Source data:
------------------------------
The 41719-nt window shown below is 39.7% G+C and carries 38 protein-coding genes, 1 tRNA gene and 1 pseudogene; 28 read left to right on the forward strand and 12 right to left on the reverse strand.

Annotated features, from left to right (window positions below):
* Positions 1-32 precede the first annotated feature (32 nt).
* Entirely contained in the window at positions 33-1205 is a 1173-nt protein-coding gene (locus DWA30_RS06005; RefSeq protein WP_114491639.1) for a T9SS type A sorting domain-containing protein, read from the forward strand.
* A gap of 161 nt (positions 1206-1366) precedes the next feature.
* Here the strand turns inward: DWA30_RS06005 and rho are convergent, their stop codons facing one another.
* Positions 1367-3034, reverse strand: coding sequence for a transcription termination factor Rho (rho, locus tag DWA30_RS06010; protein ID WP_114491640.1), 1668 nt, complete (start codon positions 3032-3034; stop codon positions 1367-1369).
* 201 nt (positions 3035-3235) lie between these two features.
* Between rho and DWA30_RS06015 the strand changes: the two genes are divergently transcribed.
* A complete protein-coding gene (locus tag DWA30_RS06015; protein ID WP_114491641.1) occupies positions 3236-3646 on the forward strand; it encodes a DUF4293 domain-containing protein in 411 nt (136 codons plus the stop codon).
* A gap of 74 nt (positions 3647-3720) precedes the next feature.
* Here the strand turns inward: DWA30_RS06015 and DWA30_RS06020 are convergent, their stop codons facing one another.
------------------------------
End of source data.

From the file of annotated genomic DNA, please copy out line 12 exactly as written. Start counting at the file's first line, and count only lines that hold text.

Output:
* Here the strand turns inward: DWA30_RS06015 and DWA30_RS06020 are convergent, their stop codons facing one another.